The process of communication language formation for the contemporary visual culture is mostly determined by technologies used in creation, reproduction and distribution of images. The first to notice their major role in changing artistic image s function and status was Walter Benjamin in his article The work of art in the era of mechanical reproduction (1935) which later became a keynote for contemporary culture and art research. The gist of this transformation is: from creating a distanced reality image, to reproducing reality as such by the new techniques, a reproduction utterly convincing and thrilling the viewer by its intensity - for instance, on screen. The other important feature of this transformation is the easiness of reproduction, replication and mass distribution of visual products, which has made it accessible for all, so that the image as such has lost its value and became an object of economical and political manipulation.
(Tatiana Gorucheva).
   
Programme 5
Performance and video in contemporary Russian art.
This part explores the border territory of Russian art, created by the mutual attraction of two genres, performance and video In the English-language critical tradition a conceptualising system for video and performance interaction of has already been established, while in the Russian tradition it is now in the process of being formed. The central concept here is video performance. It is widely used in description of art actions documentary, performances made specially for the camera, art works integrating action into installation in close circuit and TV experiments.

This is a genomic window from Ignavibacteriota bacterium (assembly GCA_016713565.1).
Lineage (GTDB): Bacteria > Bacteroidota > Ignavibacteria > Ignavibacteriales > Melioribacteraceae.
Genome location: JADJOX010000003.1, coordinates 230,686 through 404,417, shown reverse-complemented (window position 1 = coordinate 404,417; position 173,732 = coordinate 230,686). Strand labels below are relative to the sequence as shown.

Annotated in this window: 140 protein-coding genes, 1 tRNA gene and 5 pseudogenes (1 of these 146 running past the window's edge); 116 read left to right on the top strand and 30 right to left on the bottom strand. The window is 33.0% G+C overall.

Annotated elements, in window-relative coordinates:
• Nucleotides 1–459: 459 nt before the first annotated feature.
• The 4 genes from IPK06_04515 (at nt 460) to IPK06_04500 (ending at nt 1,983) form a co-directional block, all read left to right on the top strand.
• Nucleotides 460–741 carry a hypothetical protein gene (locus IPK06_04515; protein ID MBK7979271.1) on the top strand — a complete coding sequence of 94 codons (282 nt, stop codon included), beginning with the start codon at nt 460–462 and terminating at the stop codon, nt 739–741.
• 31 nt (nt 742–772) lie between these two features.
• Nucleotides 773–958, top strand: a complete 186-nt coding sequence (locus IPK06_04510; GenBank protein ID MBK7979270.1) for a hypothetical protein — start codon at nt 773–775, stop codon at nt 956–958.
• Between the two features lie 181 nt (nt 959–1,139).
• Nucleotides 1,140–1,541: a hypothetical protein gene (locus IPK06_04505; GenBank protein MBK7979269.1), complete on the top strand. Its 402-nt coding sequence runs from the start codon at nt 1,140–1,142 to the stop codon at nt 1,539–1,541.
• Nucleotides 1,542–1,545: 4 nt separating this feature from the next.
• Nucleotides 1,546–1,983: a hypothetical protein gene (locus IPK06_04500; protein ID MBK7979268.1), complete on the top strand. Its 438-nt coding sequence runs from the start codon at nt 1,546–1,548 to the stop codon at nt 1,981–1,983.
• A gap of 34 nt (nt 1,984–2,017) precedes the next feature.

The concept is narrowed in such terms as performance-oriented tape and tape of actions, more appropriate for documentation, and on the other hand, the terms performance-based video or performance-and-video piece - describing works of a more symbiotic kind. There is also a term for various border genre experiments - theatrical video performance.
(Konstantin Bokhorov).
   
Programme 6
Visual Music.
For a long time the art of light, colour and movement was growing in the deep recesses of traditional arts - music, painting, musical theatre scenography and ballet, realised by various means and techniques and called by different names. In cinematography it was known as absolute film or abstract animation, while in video art it is usually called video synthesis or image processing.
Many artists have invented their own unique instruments for moving visual images synthesis and projection, each of these instruments given a special name: Clavilux, Lumia, Mobilcolor, Colour Music, Optophone piano, LightMusic, etc.
Nowadays this tradition continues in creation of special computer software.
Andrei Smirnow.
   
Programme 7
Video art and youth (club) culture.
With a competent PR campaign - i.e. mentioned in the mass media, a contemporary culture event becomes a model for reproduction. Thus functions the youth popular culture by reproducing fashionable images, new technologies and communication forms.
During the first half of the 1990s in Russia, we first notice the club culture phenomena, including chaotic reproduction of video and audio images, the clichés of contemporary art in a averaged, i.e. popular context.
In this the young generation of new technology art disciples has modernised the aesthetic demands of the consumer, finishing the experiment of capitalist-type culture product creation in the club and TV spaces.
(Olga Shishko).